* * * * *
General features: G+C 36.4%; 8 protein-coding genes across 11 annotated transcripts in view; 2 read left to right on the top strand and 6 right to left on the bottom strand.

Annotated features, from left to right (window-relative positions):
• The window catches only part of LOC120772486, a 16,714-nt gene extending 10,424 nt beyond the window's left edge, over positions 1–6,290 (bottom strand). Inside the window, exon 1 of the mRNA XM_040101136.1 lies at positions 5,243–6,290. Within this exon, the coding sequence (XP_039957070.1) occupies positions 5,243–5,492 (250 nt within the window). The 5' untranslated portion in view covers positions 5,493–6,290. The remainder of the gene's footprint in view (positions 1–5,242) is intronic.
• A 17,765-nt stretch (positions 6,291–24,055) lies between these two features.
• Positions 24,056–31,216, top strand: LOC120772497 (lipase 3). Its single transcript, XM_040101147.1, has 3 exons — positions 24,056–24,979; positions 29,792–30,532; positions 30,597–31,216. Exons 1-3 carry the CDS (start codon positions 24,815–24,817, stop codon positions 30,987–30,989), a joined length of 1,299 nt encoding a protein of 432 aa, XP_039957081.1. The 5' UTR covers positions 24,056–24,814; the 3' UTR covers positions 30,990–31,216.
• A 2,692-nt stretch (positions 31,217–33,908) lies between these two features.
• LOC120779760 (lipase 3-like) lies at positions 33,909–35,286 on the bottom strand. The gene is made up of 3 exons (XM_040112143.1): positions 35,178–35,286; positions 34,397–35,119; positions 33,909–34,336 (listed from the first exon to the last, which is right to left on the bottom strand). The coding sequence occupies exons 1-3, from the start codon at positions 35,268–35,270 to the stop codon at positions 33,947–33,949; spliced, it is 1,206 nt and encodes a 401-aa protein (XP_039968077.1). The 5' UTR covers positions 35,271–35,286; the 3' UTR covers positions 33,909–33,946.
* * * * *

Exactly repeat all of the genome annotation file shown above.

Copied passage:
General features: G+C 36.4%; 8 protein-coding genes across 11 annotated transcripts in view; 2 read left to right on the top strand and 6 right to left on the bottom strand.

Annotated features, from left to right (window-relative positions):
• The window catches only part of LOC120772486, a 16,714-nt gene extending 10,424 nt beyond the window's left edge, over positions 1–6,290 (bottom strand). Inside the window, exon 1 of the mRNA XM_040101136.1 lies at positions 5,243–6,290. Within this exon, the coding sequence (XP_039957070.1) occupies positions 5,243–5,492 (250 nt within the window). The 5' untranslated portion in view covers positions 5,493–6,290. The remainder of the gene's footprint in view (positions 1–5,242) is intronic.
• A 17,765-nt stretch (positions 6,291–24,055) lies between these two features.
• Positions 24,056–31,216, top strand: LOC120772497 (lipase 3). Its single transcript, XM_040101147.1, has 3 exons — positions 24,056–24,979; positions 29,792–30,532; positions 30,597–31,216. Exons 1-3 carry the CDS (start codon positions 24,815–24,817, stop codon positions 30,987–30,989), a joined length of 1,299 nt encoding a protein of 432 aa, XP_039957081.1. The 5' UTR covers positions 24,056–24,814; the 3' UTR covers positions 30,990–31,216.
• A 2,692-nt stretch (positions 31,217–33,908) lies between these two features.
• LOC120779760 (lipase 3-like) lies at positions 33,909–35,286 on the bottom strand. The gene is made up of 3 exons (XM_040112143.1): positions 35,178–35,286; positions 34,397–35,119; positions 33,909–34,336 (listed from the first exon to the last, which is right to left on the bottom strand). The coding sequence occupies exons 1-3, from the start codon at positions 35,268–35,270 to the stop codon at positions 33,947–33,949; spliced, it is 1,206 nt and encodes a 401-aa protein (XP_039968077.1). The 5' UTR covers positions 35,271–35,286; the 3' UTR covers positions 33,909–33,946.